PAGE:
Writing strategies can help boost young writers’ and students’ confidence and writing skills. Creative writing strategies taught to elementary students as part of writing instruction can help children develop strong writing abilities and learn the writing process in a fun way.
They will think they are simply writing fun stories when learning to become confident and skilled writers. This article will give ideas and suggestions so that you will be ready when a writing strategy is needed for something like collecting ideas or organizing elements of a story.
What Are Strategies for Writing?
Be mindful that even professional writers suffer from writer’s block and issues with selecting the right words, characters, plot, and sentence structure. Having a writing strategy to fall back on helps everyone, from school students to James Patterson.
Creative writing is a skill that you can continually improve with practice. Having writing strategies at your disposal will give both published authors and elementary students the little boost of confidence to forge ahead, even when the writing gets complicated.
A writing strategy is a trick, shortcut, game, or exercise that can be employed by students, writers, or anyone needing help with the writing process. When learned from a young age as students, children usually incorporate these strategies for writing into their regular writing practice without even thinking about it.
Writing Strategies for Young Students
When teaching writing strategies to young students at the elementary or middle school (junior high school) level, it is often best to start with the basics. The following are some tried and tested writing strategies that teachers and students enjoy.
1. Fill In the Blank Writing
A blank page can be scary for any writer. Often, getting going is the most challenging part, which pertains to far more than just writing. This is where a fill-in-the-blank type structure works well for students to get them thinking creatively and make the thought of getting started an easier one to process.
How It Works?
In this exercise, the instructor supplies students with a partial story. There are blank lines that the students have to fill in. You can either leave it entirely up to students whether or not they need to fill in specific types of words in those blanks, or they can get creative and put anything in the blanks they can come up with that makes sense.
As time goes on, students familiarize themselves with this writing exercise and improve their writing skills. You can then graduate them to more complex fill-in-the-blank work. You can give them the body of a story and ask them to supply the opening paragraph, or you can give them the opening paragraph and have them come up with the rest of the story.
This writing exercise lightens the load of pressure a new writer feels when faced with producing something creative. This can even turn into two or three-sentence writing prompts as the student’s skill level and confidence grows. Even published and professional authors enjoy writing prompts to get their creative juices flowing.
2. Split Students Into Small Groups
When students engage in group work, it often inspires them to think of new ideas more freely because they have more resources to draw from. Putting your students in groups and asking them to build a word hamburger (more on this in a moment) or come up with the initial drafts of a story are great ways to encourage creativity, communication, confidence, and thinking skills.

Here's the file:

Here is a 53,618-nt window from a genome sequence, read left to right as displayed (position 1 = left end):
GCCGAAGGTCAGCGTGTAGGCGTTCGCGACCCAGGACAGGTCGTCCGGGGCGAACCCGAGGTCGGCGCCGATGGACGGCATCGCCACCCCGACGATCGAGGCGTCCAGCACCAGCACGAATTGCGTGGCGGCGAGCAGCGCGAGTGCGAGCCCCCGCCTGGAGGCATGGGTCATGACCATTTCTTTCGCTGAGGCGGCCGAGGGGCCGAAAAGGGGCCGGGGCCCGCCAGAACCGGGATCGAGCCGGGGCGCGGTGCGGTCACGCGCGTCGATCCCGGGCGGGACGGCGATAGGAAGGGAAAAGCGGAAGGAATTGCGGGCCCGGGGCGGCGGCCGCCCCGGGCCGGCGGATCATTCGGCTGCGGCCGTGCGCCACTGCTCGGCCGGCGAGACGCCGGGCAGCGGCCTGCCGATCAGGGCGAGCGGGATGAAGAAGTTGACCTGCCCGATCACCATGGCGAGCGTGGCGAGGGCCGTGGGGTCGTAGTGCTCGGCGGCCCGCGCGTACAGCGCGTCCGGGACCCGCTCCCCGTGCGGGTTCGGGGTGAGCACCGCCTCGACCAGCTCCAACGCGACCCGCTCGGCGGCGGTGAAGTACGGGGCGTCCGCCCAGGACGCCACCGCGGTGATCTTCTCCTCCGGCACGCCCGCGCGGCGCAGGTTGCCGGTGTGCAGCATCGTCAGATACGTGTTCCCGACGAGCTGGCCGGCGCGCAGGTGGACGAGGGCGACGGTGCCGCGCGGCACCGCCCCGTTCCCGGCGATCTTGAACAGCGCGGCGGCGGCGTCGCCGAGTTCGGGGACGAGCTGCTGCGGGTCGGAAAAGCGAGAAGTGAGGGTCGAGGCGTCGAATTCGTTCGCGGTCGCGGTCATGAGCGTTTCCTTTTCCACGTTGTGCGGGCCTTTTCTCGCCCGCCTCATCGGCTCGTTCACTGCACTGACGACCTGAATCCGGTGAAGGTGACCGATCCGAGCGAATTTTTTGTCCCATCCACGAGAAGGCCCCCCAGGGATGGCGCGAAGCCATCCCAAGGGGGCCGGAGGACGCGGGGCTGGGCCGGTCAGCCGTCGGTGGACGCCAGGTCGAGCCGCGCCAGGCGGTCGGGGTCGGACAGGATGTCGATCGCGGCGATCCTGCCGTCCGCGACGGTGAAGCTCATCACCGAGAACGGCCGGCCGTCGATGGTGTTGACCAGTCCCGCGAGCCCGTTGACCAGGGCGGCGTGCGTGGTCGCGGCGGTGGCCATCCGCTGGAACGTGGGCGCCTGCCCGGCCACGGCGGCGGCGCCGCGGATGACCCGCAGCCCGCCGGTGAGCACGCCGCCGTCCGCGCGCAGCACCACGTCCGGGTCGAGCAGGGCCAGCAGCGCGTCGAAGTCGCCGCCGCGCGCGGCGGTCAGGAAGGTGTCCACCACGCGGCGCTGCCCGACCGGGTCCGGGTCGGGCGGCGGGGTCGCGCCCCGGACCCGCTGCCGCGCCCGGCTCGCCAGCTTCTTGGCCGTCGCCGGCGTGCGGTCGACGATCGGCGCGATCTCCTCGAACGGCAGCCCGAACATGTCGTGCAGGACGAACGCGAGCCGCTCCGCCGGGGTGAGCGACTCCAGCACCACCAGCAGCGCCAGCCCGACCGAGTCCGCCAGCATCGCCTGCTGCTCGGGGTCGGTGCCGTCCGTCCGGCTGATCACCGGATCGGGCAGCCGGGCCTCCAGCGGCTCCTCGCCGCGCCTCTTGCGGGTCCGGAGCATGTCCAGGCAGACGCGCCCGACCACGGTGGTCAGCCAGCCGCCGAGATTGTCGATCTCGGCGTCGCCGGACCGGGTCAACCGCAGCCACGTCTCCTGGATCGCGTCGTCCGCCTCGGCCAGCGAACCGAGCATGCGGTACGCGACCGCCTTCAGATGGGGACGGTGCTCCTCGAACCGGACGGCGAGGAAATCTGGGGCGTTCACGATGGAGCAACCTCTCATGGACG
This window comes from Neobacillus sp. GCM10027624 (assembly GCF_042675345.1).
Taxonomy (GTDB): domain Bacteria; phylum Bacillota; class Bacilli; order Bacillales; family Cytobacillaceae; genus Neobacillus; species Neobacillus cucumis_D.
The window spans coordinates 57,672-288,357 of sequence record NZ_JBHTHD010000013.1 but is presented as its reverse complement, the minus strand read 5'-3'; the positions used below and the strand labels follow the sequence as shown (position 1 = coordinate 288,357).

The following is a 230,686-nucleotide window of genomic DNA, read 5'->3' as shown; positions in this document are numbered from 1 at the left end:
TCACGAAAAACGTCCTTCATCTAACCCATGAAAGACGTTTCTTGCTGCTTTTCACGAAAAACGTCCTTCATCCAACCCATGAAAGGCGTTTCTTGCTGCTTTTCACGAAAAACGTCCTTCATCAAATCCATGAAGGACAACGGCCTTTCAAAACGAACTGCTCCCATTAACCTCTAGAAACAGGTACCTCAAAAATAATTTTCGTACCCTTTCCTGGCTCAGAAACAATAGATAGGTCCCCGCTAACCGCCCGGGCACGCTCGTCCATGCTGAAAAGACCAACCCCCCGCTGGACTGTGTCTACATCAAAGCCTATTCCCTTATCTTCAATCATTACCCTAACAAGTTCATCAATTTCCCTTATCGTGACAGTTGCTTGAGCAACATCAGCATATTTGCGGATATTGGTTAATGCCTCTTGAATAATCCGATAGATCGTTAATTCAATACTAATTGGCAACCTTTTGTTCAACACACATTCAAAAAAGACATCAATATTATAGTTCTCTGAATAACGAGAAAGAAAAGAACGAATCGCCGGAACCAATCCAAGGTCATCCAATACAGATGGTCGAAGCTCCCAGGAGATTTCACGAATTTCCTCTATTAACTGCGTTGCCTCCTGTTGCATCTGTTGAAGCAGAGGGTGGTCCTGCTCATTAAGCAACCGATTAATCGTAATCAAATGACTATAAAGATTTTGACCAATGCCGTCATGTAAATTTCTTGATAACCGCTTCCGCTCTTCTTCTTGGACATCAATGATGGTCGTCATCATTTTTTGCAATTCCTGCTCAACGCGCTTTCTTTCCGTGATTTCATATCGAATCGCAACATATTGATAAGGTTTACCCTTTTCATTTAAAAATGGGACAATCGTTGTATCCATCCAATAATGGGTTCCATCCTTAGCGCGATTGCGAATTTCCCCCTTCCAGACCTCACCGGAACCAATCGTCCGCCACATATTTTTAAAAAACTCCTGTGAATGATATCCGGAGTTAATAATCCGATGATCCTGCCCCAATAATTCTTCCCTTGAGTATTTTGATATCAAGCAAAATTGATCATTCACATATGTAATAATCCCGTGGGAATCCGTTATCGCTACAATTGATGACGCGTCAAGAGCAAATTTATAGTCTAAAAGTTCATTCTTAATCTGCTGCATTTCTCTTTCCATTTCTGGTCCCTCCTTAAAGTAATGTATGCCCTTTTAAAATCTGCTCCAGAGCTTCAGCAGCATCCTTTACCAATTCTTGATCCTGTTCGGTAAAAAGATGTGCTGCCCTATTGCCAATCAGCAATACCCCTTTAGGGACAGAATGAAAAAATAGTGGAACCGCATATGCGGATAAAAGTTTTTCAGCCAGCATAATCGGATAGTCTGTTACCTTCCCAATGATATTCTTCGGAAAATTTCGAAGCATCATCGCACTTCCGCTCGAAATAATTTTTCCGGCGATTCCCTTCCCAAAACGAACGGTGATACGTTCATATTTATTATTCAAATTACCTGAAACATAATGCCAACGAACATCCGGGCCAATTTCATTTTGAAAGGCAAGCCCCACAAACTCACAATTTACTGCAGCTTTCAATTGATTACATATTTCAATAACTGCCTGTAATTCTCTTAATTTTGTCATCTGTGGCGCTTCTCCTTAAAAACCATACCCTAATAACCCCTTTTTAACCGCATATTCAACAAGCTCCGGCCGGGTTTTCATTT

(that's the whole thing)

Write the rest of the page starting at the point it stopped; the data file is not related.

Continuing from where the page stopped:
3. The Word Hamburger
When you think of the components of a hamburger, you think of the buns, the meat, and the burger’s toppings. This structure works well to teach students to write stories in the correct order and structure and lends a visual aid in doing so.
The buns are your introduction and conclusion. Your meat is the body of the story, and the toppings are all of the details that are not necessary but make the burger (story) more appetizing to the person who will be eating (reading) the burger (story). You can employ this strategy individually or in groups.
Writing Strategies for Older Students
Hopefully, by the time students reach high school and college, they already have a solid writing skills foundation. This will enable students and teachers to focus on more involved and intricate writing strategies to aid in the process and build a skill set for writing creatively.
The main point of writing strategies is to get you writing using more resources than simply diving into the work or the story assigned so that you can produce the best work you or your students are capable of.
Pre-writing is a fantastic way to organize thoughts and grow the idea into what could become a well-written assignment, essay, or story. There are many ways to pre-write, and we will cover some of them. But really, anything that can encourage you to write is a helpful strategy.
Before you ever type or write the first sentence of your assignment or story, you should create some type of outline. While some writers snub outlines, every author, at some stage, creates an outline. In this article, we will discuss outlining before the story is written.
To create an outline, you can either organize it in a way that includes your first paragraph and then builds off of it, either with bullet points, index cards, or some other organizational layout. All of the necessary elements of the story are there.
Once you have the big pieces laid out, all you are left with is putting all the pieces of your story together. Outlines can be as involved as the individual wants them to be. You can do a standard outline with just the key elements mapped out, or you can do an involved and extensive outline that even includes outlines of each character and setting. There is also mind mapping for those who are more visual in their creative work.
2. Mind Mapping
Mind mapping involves writing the story’s main idea in the center of the page and drawing a circle around it. From there, you build a story.